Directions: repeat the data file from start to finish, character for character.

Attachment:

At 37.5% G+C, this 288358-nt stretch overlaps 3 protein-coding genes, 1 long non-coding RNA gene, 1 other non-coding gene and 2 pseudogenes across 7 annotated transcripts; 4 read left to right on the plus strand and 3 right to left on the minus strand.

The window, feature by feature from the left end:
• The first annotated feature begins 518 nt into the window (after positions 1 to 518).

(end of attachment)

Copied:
At 37.5% G+C, this 288358-nt stretch overlaps 3 protein-coding genes, 1 long non-coding RNA gene, 1 other non-coding gene and 2 pseudogenes across 7 annotated transcripts; 4 read left to right on the plus strand and 3 right to left on the minus strand.

The window, feature by feature from the left end:
• The first annotated feature begins 518 nt into the window (after positions 1 to 518).